This Bulletin on preventing dampness in houses covers some aspects that builders and subtrades may occasionally
be required to deal with . It is, however, also intended for general guidance to householders.
Finished basements in twenty-seven Ottawa houses were investigated to determine if the basement assemblies could contribute to poor indoor air quality due to molds. The wall cavities were inspected with optical fibrescopes to determine the composition and note the conditions. Visible mold colonies were sampled to identify mold species. The presence of molds correlated with the presence of chronic wetting events rather than any particular basement finishing techniques. Molds were analyzed from 16 (59%) of the houses and toxigenic molds were found in all houses except one.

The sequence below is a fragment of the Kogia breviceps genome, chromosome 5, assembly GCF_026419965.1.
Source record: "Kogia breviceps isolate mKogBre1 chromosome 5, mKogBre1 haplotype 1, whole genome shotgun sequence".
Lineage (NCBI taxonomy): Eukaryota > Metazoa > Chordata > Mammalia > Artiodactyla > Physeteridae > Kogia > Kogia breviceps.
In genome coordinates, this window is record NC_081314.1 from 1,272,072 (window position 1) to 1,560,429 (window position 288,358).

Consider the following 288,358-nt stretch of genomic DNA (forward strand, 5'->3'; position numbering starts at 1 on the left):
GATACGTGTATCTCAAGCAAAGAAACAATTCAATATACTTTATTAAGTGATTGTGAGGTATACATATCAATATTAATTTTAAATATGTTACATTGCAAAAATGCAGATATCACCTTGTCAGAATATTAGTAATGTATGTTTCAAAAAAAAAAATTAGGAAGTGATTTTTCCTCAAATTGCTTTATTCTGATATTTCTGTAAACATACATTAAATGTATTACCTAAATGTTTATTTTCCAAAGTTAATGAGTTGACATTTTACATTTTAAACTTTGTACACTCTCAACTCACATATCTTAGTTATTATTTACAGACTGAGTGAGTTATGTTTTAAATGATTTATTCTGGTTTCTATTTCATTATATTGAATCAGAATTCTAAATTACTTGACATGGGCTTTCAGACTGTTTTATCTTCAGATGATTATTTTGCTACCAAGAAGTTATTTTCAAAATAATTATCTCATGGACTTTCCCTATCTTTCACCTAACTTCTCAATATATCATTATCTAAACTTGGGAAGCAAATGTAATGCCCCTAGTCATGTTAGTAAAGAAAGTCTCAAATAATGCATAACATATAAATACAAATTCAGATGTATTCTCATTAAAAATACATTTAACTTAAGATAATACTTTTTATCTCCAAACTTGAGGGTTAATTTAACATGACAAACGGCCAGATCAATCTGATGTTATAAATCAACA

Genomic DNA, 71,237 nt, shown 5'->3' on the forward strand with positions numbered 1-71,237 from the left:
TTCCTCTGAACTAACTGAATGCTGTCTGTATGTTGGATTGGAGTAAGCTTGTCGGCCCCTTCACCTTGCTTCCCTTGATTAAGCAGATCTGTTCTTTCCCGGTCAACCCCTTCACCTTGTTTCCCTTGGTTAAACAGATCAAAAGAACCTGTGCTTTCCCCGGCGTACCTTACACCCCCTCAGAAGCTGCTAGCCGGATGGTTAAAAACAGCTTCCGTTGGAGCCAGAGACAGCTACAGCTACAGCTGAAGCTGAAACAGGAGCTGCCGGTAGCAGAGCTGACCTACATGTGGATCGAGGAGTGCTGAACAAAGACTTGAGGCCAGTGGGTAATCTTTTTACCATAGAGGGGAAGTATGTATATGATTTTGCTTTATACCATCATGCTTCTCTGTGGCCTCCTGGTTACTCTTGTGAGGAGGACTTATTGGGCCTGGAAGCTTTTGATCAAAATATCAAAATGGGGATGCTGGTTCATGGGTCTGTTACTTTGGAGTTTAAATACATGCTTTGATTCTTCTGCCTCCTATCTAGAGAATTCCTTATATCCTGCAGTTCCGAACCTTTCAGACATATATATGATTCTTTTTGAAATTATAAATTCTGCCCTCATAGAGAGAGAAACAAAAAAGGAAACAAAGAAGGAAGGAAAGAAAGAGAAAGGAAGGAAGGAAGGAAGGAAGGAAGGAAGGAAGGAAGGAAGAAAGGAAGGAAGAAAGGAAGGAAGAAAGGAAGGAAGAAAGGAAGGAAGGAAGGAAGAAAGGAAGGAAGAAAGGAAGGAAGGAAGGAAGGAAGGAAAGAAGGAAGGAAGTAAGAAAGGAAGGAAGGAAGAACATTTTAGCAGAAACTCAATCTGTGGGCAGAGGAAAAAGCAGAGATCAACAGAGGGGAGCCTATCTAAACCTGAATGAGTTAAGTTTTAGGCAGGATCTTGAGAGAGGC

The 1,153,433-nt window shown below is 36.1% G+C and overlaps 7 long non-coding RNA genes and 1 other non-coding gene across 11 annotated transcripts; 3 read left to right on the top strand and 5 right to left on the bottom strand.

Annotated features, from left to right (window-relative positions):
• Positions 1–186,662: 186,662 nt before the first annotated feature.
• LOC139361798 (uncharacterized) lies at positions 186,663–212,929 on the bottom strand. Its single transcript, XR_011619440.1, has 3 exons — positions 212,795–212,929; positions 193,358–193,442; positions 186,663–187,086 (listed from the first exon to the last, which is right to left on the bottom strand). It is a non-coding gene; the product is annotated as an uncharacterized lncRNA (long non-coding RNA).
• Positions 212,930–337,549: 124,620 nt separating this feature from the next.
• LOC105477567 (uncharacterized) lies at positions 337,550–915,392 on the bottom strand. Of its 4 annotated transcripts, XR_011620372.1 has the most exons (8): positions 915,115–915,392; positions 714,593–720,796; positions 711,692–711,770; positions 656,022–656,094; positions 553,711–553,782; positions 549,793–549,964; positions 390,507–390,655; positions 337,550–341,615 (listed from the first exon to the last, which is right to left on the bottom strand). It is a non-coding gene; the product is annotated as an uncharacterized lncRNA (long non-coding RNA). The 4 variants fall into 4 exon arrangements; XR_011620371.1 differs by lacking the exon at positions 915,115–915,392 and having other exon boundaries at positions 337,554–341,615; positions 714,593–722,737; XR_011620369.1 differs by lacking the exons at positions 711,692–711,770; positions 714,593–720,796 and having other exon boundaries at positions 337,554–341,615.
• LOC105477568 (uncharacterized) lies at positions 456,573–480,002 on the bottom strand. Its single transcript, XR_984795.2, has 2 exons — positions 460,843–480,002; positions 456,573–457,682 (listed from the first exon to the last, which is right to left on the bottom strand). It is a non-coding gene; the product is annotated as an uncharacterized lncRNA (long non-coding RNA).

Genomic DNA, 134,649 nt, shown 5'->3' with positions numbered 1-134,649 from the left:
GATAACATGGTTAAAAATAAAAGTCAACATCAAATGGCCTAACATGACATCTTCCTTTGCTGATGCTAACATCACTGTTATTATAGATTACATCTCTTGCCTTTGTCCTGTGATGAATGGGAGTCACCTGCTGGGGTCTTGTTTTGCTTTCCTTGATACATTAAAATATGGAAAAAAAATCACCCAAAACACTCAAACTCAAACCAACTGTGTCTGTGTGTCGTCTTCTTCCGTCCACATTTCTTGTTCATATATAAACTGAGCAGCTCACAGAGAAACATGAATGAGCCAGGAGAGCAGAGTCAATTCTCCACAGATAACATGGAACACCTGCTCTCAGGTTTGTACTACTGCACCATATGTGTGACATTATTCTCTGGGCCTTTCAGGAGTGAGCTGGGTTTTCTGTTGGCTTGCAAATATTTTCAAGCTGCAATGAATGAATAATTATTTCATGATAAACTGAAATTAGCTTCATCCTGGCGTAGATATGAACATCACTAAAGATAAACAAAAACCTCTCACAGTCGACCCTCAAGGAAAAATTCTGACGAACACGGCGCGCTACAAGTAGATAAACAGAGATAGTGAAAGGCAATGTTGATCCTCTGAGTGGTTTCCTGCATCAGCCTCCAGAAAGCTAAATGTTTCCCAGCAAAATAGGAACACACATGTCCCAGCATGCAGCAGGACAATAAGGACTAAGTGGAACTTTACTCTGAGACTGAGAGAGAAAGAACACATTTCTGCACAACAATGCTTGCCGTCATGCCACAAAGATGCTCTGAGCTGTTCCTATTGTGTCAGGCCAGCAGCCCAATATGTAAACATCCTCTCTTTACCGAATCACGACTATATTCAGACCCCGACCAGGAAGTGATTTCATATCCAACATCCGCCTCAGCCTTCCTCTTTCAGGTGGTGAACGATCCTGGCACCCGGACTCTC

Fifty nine houses, selected on the basis of previous measurements of mold levels, were subjected to field inspection, testing and monitoring and the occupants subjected to health evaluation questionnaires and testing of blood and nasal secretions. Data on house performance, mold growth and health has been compiled in an electronic data base available for future researchers. The work showed correlations between measurements of mold growth and immunological reactions of occupants and that mold growth appeared to be more related to local moisture sources than ventilation levels.